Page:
But there are many more complaints God makes against His children throughout the book of Isaiah. There was little justice in the corrupt judicial system of ancient Israel. Judges were taking bribes and violence was rampant throughout the land. Many of the Israelites had forgotten their covenant with God and were worshipping idols. God hated to see His people rejecting Him and worshipping idols. God took this personally and was jealous of their misplaced worship. He asks His people: “Aren’t you bowing down to a block of wood? Your idols don’t see or hear or think. Can’t you see that this image you carved yourself is a lie?” (This is a loose translation of Isaiah 44:19-20)

How many human parents are out there who have had their hearts broken because of their rebellious children? The child means everything to the parent. The parent lovingly raises the child with fond hopes and dreams that their child will grow up to become a good person as an adult? But then drugs or sexual perversion or greed comes along and carries the adult child away and the desperate parent is left with a broken heart and shattered dreams. They desperately want a relationship with their child but their child doesn’t want to be bothered. Where did they go wrong as parents, they ask themselves? These sad parents often go round and round blaming themselves for the messes their adult children are in, and wondering why their children have cut them off. But they almost never give up on their children.

When we read Isaiah we see God sadly circling round and round His lost children the way human parents often do! We read in Isaiah where Israel and the surrounding countries reject God and chose an evil lifestyle. The first forty chapters of Isaiah tell of the punishments God reluctantly sends on Israel and on the other nations. But all through these chapters a disillusioned God continues to cry out about how bad He feels and about how upset He is. He has planned only good things for His human children but they are more attracted to the immoral and the criminal. He desperately wants a relationship with His children but they don’t want to be bothered.

God remains a dutiful parent through it all. Along with the His cries of sorrow, He plans and plots to bring His children back. Earthly parents can’t always bring their children back from bad choices, but God can. He does it partly for His own peace of mind it seems. “I even I, am He who blots out your transgressions, for My own sake, and remembers your sins no more.” (Isaiah 43:25) “Oh Israel, I will not forget you. I have swept away your offenses like a cloud, your sins like the morning mist. Return to Me, for I have redeemed you.” (Isaiah 44:21b-22) The nation of Israel was carried away by the Assyrians seven hundred years before Christ because of their rebellious ways, but God never gave up on them. “But you, O Israel, my servant, Jacob, whom I have chosen, you descendants of Abraham my friend, I took you from the ends of the earth, from its farthest corners I called you. I have chosen you and have not rejected you. (Isaiah 41:8-9) They will be back.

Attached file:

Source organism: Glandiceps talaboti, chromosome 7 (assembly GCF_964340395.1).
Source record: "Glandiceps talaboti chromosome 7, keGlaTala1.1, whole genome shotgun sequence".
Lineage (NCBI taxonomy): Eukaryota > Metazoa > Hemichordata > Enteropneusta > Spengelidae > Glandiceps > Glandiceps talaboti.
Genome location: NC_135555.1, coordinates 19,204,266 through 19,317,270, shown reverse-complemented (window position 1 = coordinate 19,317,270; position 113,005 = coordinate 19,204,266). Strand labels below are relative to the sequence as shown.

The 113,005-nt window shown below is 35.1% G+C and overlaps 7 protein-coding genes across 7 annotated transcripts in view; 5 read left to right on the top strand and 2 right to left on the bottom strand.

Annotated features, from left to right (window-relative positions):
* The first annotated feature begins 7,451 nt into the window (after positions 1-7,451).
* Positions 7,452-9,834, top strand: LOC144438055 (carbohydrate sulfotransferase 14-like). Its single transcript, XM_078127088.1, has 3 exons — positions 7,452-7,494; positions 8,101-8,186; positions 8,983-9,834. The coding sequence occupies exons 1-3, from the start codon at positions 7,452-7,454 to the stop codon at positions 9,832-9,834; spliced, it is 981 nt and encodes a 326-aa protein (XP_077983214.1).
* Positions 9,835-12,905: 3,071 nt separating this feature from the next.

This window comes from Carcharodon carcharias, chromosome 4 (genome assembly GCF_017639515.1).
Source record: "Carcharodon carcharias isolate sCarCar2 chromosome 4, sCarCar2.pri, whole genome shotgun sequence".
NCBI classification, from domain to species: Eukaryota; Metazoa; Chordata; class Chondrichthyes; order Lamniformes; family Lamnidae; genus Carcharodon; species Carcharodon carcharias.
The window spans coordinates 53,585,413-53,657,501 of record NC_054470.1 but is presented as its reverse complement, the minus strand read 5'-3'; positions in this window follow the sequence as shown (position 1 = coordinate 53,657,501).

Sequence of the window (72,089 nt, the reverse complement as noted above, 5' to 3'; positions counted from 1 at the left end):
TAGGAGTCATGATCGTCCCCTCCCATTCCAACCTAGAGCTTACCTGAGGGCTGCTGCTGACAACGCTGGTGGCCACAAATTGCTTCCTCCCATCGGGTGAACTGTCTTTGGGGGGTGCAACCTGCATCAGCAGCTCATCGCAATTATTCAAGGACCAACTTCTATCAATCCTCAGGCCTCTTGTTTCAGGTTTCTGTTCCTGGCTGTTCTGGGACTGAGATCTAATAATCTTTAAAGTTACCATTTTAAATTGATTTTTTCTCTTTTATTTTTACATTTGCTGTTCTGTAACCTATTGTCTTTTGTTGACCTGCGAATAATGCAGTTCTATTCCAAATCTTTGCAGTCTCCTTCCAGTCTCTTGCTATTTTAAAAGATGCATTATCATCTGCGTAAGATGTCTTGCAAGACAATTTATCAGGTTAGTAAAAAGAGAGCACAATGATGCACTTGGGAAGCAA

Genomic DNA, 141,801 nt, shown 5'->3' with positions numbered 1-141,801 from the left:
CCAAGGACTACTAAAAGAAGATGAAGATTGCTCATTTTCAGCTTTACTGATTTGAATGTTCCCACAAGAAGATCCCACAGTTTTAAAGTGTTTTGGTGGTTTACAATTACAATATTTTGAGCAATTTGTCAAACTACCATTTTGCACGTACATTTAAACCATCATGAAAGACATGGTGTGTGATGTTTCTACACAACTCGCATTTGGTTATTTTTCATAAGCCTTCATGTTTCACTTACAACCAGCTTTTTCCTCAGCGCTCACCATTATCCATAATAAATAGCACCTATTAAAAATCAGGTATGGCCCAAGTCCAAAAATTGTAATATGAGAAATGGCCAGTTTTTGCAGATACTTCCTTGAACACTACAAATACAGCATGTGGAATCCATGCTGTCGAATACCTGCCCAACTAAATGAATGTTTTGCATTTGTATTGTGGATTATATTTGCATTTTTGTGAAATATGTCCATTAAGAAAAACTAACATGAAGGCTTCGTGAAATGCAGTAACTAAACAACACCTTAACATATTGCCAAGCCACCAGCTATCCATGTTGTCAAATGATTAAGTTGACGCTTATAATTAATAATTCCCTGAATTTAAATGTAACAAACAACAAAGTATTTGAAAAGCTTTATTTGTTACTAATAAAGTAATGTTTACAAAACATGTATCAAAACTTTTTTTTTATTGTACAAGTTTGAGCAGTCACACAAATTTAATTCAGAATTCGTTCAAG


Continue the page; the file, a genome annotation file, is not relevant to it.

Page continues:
And God hasn’t given up on us either. If we trust in Him He will be our righteousness. “But those who trust in the Lord will renew their strength. They will soar on wings like eagles: they will run and not be weary, they will walk and not faint.” (Isaiah 40:31) All through the book of Isaiah God keeps calling His children back to Him, showing them glimpses of heaven and promising to save them if they will believe Him. “Do not fear, for I am with you, be not dismayed, for I am your God. I will strengthen you, I will help you, I will uphold you, with the right hand of My righteousness.” (Isaiah 41:10)

Even though God has had to play the part of a rejected and brokenhearted parent in the past, in the end He will have faithful children. He has saved a remnant for Himself. “You heavens above, rain down righteousness: let the clouds shower it down. Let the earth open wide, let salvation spring up, let righteousness grow with it: I, the Lord, have created it.” (Isaiah 45:8) He has done it all for us. It doesn’t get any better than that.

1 comment:

  1. The fewer the words the better the prayer.